Mid90s first look: Jonah Hill’s heady skateboarding spin rides its teen whirlwind

Sunny Suljic’s pint-sized 13-year-old Stevie rolls with the kicks in Jonah Hill’s rough and tumble period drama on wheels.

Ella Kemp

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Sprite of passage: Sunny Suljic as Stevie and Na-kel Smith as Ray in Mid90s

Sprite of passage: Sunny Suljic as Stevie and Na-kel Smith as Ray in Mid90s

Is it gay to say “Thank you”? Can black people get sunburnt? Would you rape your parents if you had to?

I’m not the person asking these questions. The pack of scrappy, early teen boys in Mid90s go back and forth with problematically curious triggers to prove themselves cooler, without minding what any of it means. No one is worried about offending. They just want to fit in.

Stevie (Sunny Suljic) is smaller than the other kids. He’s smaller than his brother Ian (Lucas Hedges), which means he’s easier to chuck around; against the wall, into the floor, off his skateboard with only his backbone to break his fall. He’s a skinny, grinning 13-year-old who walks into a skate shop and sees an opportunity. If he hangs around for long enough and falls harder than the rest, they’ll have to think he’s cool, right?

Lucas Hedges as Ian with Suljic

Lucas Hedges as Ian with Suljic

Movies about coming of age have been on trend for a while, but Mid90s carries a breeze that feels fresher. In his directorial debut, actor Jonah Hill drops the angst in favour of rough edges and spiky energy. Stevie screams and he cries, but he also doesn’t stop laughing against pain, or in fear; running away in a concrete-jungle race from the cops, lifting his head from the board he uses as a pillow, wailing at his mother (a brilliantly lonely and understated Katherine Waterston) until his voice exhausts.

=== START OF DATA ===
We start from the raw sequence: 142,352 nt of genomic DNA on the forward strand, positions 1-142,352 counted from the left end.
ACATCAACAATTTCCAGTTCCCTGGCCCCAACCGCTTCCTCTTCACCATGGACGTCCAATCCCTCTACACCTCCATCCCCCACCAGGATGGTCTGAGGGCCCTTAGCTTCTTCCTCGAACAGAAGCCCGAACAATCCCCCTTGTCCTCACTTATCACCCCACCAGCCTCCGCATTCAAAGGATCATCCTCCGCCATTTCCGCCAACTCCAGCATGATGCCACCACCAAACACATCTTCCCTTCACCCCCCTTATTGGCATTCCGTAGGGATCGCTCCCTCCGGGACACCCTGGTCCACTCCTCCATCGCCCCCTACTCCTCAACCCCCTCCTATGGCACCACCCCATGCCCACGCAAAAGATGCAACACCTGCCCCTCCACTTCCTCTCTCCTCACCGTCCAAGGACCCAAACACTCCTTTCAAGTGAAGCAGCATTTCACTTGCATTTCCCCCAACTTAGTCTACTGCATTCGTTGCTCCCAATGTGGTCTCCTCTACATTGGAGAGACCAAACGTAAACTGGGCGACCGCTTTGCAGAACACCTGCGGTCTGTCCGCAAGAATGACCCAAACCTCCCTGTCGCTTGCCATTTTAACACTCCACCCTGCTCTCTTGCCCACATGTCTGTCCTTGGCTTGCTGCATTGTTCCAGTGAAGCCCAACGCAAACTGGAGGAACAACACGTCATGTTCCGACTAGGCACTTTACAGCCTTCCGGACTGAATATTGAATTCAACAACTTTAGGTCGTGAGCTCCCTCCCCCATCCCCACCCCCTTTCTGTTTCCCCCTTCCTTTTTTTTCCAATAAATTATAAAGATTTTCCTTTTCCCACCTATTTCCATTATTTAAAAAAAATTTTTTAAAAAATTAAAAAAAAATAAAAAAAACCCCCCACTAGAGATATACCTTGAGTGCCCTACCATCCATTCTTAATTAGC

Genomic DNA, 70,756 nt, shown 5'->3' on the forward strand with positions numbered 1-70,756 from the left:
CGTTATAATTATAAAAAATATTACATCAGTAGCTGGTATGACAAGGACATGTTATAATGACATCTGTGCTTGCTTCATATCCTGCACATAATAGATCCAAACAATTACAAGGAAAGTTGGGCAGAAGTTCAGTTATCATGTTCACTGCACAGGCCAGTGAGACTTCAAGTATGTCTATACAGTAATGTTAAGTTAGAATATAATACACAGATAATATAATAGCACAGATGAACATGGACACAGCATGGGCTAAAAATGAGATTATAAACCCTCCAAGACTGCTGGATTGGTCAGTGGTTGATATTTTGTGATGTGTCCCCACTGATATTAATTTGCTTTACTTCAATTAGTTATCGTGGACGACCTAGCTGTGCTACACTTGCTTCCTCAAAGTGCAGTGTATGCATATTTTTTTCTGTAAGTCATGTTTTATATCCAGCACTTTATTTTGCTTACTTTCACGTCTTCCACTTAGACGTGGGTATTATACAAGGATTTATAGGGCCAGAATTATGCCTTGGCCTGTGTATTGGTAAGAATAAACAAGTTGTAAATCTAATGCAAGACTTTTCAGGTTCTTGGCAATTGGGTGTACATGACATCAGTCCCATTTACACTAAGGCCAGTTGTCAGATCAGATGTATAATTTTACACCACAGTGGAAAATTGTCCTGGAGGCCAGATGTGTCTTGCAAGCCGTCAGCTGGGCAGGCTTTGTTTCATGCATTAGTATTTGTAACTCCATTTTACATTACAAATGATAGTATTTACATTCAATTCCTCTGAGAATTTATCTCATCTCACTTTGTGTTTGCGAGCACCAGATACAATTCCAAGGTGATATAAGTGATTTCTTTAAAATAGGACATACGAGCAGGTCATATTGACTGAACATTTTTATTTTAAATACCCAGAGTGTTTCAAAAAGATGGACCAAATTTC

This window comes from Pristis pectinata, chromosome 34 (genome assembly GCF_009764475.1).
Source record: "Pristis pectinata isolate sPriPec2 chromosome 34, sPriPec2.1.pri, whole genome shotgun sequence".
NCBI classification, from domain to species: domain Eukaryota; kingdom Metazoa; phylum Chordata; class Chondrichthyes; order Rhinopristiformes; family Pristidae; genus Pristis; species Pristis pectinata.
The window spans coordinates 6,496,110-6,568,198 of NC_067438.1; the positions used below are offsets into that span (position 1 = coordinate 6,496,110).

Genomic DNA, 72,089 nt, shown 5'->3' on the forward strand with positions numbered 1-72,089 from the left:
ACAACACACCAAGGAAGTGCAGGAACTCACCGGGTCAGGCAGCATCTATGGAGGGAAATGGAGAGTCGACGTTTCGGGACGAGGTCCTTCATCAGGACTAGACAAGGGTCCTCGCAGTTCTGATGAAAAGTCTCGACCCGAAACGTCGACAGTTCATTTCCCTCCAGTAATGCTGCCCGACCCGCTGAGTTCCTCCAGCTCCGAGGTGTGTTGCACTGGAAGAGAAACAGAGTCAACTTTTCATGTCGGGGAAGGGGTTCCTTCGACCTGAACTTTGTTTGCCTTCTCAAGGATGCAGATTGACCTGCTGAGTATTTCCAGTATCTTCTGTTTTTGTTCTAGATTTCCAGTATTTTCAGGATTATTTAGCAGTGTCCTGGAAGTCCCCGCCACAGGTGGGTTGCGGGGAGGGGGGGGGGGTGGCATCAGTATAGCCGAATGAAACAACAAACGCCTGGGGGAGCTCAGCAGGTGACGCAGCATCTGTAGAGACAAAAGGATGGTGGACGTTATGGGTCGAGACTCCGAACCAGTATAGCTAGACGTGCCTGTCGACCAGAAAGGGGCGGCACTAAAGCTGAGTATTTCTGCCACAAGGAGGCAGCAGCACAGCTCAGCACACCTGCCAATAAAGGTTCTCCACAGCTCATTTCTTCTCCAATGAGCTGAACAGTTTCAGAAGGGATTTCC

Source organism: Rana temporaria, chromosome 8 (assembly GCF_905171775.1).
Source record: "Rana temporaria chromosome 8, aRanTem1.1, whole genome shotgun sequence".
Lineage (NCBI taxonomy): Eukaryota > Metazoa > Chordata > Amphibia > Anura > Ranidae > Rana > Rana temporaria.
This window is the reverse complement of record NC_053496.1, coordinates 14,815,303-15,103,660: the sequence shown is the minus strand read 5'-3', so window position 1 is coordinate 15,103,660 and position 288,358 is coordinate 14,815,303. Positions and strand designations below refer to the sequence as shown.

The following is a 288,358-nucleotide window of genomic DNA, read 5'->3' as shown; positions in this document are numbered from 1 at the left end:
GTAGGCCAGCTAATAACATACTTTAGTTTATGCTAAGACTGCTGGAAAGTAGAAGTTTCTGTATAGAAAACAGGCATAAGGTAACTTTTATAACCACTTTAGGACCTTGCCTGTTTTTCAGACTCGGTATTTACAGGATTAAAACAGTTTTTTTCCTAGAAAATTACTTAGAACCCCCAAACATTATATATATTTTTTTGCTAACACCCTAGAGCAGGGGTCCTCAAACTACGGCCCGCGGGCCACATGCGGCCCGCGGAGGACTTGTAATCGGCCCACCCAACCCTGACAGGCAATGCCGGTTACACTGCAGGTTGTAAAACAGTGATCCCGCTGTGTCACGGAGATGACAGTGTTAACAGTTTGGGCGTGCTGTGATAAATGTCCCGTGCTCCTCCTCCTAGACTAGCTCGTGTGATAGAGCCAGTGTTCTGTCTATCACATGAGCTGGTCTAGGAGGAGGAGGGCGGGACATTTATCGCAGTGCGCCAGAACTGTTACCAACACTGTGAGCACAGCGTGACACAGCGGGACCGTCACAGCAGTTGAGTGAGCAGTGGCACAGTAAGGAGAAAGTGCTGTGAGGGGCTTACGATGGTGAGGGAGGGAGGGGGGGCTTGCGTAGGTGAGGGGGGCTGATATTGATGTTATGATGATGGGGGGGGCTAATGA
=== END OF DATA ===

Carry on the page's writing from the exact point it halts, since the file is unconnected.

There’s something about the candour of these kids that lets a little bit of magic seep through the wheels they ride on. It’s not so much about the metaphorical importance of skating as a poetic symbol for becoming a man, or about the psychological dregs of growing up with a single mother and a bluntly abusive older brother; what matters the most is the intense fun with which Stevie finds his feet.

Hill could have trusted his hurricane kid to carry the film with a charming and ballsy performance all on its own, but thanks to the sharp, electric attention the director gives every aesthetic inch of this uplifting time capsule, he launches it into the stratosphere. From the postcard-perfect super 16mm frame to the eclectic and evocative soundtrack, no corners are cut to celebrate the authenticity of an age where the culture you consume and the way you prove it matters just as much as who you really are.

Alexa Demie as Estee with Suljic

Alexa Demie as Estee with Suljic

There’s a fine line between what’s quotidian and what could be tragic, in the way that Stevie tests every area of his life for potential disaster. Embarrassment is the most powerful form of suffering, so every vice must be explored in order to escape from anything that could perceived as mediocre. Stevie’s legs don’t touch the ground when he sits on a bed kissing an older girl, and when he wakes up in hospital, all that matters is what will be written on his cast.

So many things could go wrong in the early stages of the rest of Stevie’s life, and some of them do. But what makes Mid90s an endlessly enjoyable, uplifting debut rather than a tragically melodramatic dud is its spirit: a higher pitch, a louder cheer and faster legs, at 13 years old Stevie is an invigorating, unapologetic, chutzpah-ridden force of nature. He gives this film his flesh and soul, and the film gives its audience a brave, confident heart.

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